Prince Harry and Meghan Markle's Royal Wedding Carriage Goes on Display at Buckingham Palace
Prince Harry and Meghan Markle post-ceremony carriage ride though Windsor was undoubtedly one of the highlights of their royal wedding. And now, visitors to Buckingham Palace can get an in-person look at the open-top carriage.
The Ascot Landau, one of five such carriages purchased during the reign of Queen Victoria, is now on display at the Royal Mews, a sort of parking garage at Queen Elizabeth‘s official London residence for everything from horses to carriages to state cars.
The carriages are used to transport members of the royal family on official occasions, including the Queen’s Coronation visit to Edinburgh in 1953 and a number of State Visits. Ascot Landau carriages are also used each year for the Queen’s procession up the course at the Royal Ascot Race.
An estimated crowd of over 100,000 people — and another two billion watching around the world — witnessed the horse-drawn journey. In true fairy tale fashion, the couple traveled from Windsor via Castle Hill and processed through the town along the High Street, Sheet Street, King’s Road and Albert Road before eventually returning to Windsor Castle along the Long Walk.
The carriage was pulled by Windsor Grey horses, including a father-and-son team, Storm and Tyrone. A traveling Escort of the Household Cavalry Regiment, which was Harry’s army regiment, accompanied the newlyweds along the journey.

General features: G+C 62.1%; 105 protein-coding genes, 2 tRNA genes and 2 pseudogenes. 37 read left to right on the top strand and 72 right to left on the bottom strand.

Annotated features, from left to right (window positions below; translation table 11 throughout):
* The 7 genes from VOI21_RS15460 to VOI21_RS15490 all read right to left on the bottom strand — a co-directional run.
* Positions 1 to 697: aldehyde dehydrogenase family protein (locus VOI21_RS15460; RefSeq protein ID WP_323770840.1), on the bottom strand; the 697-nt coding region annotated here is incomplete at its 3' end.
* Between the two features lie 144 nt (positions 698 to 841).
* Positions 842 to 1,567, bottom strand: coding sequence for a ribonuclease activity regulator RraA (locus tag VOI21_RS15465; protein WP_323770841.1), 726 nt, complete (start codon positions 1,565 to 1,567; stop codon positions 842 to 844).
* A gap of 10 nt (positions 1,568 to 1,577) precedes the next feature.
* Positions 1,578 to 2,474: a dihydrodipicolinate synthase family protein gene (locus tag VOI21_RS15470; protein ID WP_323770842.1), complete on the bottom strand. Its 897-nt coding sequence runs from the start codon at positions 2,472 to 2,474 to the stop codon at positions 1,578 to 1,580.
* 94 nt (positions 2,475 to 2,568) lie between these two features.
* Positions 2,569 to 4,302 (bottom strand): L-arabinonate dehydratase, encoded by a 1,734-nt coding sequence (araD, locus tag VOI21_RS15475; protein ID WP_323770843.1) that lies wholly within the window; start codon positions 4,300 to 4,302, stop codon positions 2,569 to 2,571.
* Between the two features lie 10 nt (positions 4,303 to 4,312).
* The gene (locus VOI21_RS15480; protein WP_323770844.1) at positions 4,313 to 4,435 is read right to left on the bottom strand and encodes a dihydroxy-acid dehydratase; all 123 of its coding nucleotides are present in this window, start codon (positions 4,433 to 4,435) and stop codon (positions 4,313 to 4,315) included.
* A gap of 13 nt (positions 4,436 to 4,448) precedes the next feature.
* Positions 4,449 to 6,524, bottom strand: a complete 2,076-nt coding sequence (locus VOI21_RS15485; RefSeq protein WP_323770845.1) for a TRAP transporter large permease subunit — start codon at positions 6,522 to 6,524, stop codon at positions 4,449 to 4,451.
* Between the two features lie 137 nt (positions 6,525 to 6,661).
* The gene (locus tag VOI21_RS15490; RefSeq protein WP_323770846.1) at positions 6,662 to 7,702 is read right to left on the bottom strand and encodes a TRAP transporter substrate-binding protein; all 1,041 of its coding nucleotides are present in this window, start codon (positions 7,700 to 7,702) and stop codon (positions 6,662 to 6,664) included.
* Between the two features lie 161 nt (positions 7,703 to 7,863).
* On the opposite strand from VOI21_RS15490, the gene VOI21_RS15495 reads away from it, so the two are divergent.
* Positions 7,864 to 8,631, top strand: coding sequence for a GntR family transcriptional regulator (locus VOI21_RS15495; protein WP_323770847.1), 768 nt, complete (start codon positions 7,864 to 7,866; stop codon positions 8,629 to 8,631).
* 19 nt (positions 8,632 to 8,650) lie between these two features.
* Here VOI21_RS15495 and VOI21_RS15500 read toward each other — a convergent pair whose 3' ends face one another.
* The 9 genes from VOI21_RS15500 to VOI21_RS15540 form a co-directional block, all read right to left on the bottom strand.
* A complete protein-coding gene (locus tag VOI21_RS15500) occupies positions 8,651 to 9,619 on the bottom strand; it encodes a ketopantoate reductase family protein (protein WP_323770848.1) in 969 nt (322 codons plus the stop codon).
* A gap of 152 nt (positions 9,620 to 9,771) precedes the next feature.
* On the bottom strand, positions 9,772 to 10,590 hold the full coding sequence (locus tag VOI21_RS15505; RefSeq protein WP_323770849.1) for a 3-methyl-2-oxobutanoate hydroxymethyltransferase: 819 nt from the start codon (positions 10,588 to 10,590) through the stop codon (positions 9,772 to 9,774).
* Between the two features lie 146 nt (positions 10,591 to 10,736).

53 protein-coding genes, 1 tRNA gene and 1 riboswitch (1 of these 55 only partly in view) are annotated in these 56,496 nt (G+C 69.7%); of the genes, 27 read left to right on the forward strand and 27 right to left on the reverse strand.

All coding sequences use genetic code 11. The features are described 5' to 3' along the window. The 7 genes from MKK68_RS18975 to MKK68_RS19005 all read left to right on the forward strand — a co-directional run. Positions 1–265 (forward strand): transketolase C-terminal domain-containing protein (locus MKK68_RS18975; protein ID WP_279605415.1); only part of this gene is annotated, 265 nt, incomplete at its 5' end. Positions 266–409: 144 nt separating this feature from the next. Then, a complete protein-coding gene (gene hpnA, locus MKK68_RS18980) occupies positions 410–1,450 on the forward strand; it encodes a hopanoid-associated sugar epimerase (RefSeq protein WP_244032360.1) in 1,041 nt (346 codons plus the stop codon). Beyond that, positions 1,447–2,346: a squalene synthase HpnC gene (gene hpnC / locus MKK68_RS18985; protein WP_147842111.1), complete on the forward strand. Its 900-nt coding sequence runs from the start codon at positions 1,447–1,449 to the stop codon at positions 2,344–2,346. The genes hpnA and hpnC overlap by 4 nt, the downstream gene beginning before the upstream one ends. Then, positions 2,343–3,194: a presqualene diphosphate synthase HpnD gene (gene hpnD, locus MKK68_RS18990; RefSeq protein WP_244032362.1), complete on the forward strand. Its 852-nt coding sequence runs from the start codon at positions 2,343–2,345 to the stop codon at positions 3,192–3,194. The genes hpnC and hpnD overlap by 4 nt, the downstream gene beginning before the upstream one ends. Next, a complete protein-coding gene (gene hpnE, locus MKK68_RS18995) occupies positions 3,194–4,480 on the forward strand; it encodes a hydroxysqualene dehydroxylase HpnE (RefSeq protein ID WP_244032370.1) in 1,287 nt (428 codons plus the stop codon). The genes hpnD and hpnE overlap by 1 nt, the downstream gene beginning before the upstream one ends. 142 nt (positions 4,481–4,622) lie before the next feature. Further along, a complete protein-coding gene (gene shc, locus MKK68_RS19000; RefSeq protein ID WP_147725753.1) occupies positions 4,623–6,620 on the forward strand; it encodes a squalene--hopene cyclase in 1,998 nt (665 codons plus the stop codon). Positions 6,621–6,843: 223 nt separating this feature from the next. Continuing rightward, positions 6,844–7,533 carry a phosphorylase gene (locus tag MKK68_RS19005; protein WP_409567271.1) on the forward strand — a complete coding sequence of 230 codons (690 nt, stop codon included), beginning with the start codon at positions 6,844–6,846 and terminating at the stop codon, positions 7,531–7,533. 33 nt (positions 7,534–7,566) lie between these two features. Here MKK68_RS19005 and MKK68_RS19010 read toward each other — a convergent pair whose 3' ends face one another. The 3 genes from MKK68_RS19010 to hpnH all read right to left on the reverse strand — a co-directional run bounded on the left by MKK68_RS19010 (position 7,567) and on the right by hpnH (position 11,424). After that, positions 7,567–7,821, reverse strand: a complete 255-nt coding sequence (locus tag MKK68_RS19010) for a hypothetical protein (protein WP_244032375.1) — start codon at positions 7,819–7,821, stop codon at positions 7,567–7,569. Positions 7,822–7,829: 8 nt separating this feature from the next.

The bride and groom were alone in the carriage, with close family members gathering on the West Steps to wave them off. The rest of the bridal party headed up to the castle from the church for the start of the festivities in the State Rooms.
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Had it rained, the couple would have traveled in the Scottish State Coach, which was built in 1830. In 1969, a new top was made and incorporated large glass windows and two transparent panels in the roof, which would enable the crowds to watch the two.
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“Prince Harry and Ms. Markle are very much looking forward to this short journey, which they hope will allow them to express their gratitude for everyone who has gathered together in Windsor to enjoy the atmosphere of this special day,” the palace said in a statement ahead of the wedding.
Visitors to Buckingham Palace can also see official chinaware produced by Royal Collection Trust as part of the celebration of Prince Charles’ 70th birthday this year. The handmade china’s designs include a specially painted coat of arms with the shield of the Duchy of Cornwall, Charles’ Red Dragon badge, and daffodils, the national flower of Wales.